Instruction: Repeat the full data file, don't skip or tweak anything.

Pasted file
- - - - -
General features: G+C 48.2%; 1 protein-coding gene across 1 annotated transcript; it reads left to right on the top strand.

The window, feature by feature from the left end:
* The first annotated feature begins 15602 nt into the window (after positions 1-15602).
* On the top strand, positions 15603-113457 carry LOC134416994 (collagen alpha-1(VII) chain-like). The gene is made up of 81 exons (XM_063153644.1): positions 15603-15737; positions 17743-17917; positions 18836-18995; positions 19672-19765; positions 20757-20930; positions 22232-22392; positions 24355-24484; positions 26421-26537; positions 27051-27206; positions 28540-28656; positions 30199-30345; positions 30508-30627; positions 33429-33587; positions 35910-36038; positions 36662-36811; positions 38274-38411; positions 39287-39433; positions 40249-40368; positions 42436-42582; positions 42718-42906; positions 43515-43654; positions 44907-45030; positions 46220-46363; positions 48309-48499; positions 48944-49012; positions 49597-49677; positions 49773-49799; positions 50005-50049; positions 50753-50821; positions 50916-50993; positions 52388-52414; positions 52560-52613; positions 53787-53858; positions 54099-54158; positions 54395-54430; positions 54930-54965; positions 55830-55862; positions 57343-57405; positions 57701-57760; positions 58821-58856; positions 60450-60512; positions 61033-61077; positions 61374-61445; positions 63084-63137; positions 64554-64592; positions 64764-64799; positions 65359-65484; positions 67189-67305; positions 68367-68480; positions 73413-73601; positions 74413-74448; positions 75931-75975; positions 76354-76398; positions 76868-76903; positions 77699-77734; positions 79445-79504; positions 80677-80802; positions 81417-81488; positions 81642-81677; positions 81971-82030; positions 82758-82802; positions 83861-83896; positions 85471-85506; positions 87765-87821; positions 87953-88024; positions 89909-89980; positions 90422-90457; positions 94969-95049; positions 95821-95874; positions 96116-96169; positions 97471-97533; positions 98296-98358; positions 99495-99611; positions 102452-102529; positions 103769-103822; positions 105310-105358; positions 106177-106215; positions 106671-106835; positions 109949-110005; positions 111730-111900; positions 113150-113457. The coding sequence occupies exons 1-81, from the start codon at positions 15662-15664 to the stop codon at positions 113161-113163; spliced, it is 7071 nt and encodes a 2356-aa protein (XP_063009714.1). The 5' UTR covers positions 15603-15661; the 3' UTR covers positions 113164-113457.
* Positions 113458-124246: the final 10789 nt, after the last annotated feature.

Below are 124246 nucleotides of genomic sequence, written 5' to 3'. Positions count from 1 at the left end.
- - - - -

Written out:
General features: G+C 48.2%; 1 protein-coding gene across 1 annotated transcript; it reads left to right on the top strand.

The window, feature by feature from the left end:
* The first annotated feature begins 15602 nt into the window (after positions 1-15602).
* On the top strand, positions 15603-113457 carry LOC134416994 (collagen alpha-1(VII) chain-like). The gene is made up of 81 exons (XM_063153644.1): positions 15603-15737; positions 17743-17917; positions 18836-18995; positions 19672-19765; positions 20757-20930; positions 22232-22392; positions 24355-24484; positions 26421-26537; positions 27051-27206; positions 28540-28656; positions 30199-30345; positions 30508-30627; positions 33429-33587; positions 35910-36038; positions 36662-36811; positions 38274-38411; positions 39287-39433; positions 40249-40368; positions 42436-42582; positions 42718-42906; positions 43515-43654; positions 44907-45030; positions 46220-46363; positions 48309-48499; positions 48944-49012; positions 49597-49677; positions 49773-49799; positions 50005-50049; positions 50753-50821; positions 50916-50993; positions 52388-52414; positions 52560-52613; positions 53787-53858; positions 54099-54158; positions 54395-54430; positions 54930-54965; positions 55830-55862; positions 57343-57405; positions 57701-57760; positions 58821-58856; positions 60450-60512; positions 61033-61077; positions 61374-61445; positions 63084-63137; positions 64554-64592; positions 64764-64799; positions 65359-65484; positions 67189-67305; positions 68367-68480; positions 73413-73601; positions 74413-74448; positions 75931-75975; positions 76354-76398; positions 76868-76903; positions 77699-77734; positions 79445-79504; positions 80677-80802; positions 81417-81488; positions 81642-81677; positions 81971-82030; positions 82758-82802; positions 83861-83896; positions 85471-85506; positions 87765-87821; positions 87953-88024; positions 89909-89980; positions 90422-90457; positions 94969-95049; positions 95821-95874; positions 96116-96169; positions 97471-97533; positions 98296-98358; positions 99495-99611; positions 102452-102529; positions 103769-103822; positions 105310-105358; positions 106177-106215; positions 106671-106835; positions 109949-110005; positions 111730-111900; positions 113150-113457. The coding sequence occupies exons 1-81, from the start codon at positions 15662-15664 to the stop codon at positions 113161-113163; spliced, it is 7071 nt and encodes a 2356-aa protein (XP_063009714.1). The 5' UTR covers positions 15603-15661; the 3' UTR covers positions 113164-113457.
* Positions 113458-124246: the final 10789 nt, after the last annotated feature.

Below are 124246 nucleotides of genomic sequence, written 5' to 3'. Positions count from 1 at the left end.